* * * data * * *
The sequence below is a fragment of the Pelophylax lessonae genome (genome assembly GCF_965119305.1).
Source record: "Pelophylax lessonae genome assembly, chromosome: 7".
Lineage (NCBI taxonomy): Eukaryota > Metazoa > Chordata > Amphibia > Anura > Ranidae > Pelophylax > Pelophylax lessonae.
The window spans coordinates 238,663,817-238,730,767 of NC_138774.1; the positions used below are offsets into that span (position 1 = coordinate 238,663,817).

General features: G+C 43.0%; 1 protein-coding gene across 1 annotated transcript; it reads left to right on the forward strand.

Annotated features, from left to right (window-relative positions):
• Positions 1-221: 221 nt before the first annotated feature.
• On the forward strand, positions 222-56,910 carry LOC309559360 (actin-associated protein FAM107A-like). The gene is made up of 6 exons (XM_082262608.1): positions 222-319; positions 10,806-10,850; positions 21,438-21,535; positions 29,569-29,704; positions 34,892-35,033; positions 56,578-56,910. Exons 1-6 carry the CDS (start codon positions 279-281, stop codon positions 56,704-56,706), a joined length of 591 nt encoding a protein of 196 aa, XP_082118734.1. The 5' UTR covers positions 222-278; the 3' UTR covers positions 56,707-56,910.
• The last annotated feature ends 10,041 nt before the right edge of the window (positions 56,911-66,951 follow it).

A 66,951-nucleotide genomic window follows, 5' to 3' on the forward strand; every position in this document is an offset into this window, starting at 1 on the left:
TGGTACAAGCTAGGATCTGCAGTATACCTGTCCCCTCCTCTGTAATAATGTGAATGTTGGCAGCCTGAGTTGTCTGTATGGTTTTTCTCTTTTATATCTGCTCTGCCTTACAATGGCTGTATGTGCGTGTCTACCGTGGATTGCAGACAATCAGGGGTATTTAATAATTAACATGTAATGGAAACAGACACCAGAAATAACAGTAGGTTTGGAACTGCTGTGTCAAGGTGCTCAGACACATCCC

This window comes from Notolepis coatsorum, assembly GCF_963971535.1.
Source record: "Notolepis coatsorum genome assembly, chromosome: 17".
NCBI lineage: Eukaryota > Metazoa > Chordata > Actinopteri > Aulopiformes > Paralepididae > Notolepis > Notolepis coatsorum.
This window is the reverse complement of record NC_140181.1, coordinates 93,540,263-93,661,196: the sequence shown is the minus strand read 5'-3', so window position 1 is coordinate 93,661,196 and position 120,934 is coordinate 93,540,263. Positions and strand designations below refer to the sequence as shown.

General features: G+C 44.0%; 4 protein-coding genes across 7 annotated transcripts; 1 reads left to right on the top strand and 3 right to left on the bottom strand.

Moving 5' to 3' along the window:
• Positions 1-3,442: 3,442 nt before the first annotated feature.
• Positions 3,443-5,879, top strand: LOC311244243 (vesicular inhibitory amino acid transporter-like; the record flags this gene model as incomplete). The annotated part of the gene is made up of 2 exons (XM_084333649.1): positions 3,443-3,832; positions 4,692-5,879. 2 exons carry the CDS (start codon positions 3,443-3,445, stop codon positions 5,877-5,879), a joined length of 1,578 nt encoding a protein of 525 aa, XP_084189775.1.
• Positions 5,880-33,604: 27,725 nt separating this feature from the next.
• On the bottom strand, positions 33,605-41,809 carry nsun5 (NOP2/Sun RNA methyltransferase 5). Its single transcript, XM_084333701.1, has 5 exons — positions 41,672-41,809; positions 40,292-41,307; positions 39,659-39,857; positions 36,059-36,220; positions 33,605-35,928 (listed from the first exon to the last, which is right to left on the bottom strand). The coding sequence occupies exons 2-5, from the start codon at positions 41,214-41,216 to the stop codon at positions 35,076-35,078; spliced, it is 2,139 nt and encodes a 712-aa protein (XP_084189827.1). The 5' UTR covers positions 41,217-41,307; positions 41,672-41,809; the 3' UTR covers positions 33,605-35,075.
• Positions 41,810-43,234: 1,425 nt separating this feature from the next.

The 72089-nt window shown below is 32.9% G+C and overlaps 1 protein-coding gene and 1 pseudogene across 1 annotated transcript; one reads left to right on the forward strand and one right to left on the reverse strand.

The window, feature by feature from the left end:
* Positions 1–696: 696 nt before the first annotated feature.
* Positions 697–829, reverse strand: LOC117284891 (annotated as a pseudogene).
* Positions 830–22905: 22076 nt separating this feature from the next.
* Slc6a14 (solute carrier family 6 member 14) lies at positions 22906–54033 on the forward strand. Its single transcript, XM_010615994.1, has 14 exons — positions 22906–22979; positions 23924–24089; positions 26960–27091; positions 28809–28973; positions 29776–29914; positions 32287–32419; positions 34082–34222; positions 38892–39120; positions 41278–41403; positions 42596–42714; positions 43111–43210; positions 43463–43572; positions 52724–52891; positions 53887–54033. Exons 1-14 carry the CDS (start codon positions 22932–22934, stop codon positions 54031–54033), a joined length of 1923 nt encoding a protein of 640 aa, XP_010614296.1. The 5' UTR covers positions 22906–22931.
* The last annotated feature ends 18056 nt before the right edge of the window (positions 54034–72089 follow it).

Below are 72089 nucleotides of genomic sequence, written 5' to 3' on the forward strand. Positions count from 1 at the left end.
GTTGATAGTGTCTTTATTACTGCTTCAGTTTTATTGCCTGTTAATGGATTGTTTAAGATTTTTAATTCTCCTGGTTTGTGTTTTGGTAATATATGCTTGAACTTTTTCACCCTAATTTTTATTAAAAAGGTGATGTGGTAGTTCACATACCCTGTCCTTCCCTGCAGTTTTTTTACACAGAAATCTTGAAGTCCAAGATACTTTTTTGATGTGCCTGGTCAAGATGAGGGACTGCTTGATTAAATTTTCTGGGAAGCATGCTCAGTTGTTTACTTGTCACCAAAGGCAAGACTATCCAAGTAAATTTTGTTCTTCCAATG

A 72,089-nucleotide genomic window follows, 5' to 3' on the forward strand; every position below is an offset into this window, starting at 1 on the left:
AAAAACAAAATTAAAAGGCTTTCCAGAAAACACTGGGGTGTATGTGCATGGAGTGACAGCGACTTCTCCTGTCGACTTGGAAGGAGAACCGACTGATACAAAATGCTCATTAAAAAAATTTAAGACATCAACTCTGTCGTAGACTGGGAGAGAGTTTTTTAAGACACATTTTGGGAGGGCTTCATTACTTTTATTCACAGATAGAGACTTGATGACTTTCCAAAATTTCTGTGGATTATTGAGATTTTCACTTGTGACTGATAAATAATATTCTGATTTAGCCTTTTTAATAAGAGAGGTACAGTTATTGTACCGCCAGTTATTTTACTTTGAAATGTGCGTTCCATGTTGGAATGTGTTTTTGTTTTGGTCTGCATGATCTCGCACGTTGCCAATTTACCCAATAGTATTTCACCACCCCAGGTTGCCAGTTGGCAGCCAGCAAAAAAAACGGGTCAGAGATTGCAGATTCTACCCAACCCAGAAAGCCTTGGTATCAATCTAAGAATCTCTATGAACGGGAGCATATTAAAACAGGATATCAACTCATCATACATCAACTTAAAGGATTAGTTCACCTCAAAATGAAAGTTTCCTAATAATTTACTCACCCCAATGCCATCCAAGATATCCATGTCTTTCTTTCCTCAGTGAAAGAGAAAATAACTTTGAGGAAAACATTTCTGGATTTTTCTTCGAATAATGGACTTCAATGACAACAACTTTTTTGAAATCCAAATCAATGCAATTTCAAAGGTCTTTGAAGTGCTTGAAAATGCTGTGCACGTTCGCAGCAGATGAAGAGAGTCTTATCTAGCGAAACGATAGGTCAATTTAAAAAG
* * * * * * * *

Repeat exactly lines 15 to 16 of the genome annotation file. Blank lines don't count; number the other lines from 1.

This window is the reverse complement of record NC_140181.1, coordinates 93,540,263-93,661,196: the sequence shown is the minus strand read 5'-3', so window position 1 is coordinate 93,661,196 and position 120,934 is coordinate 93,540,263. Positions and strand designations below refer to the sequence as shown.

General features: G+C 44.0%; 4 protein-coding genes across 7 annotated transcripts; 1 reads left to right on the top strand and 3 right to left on the bottom strand.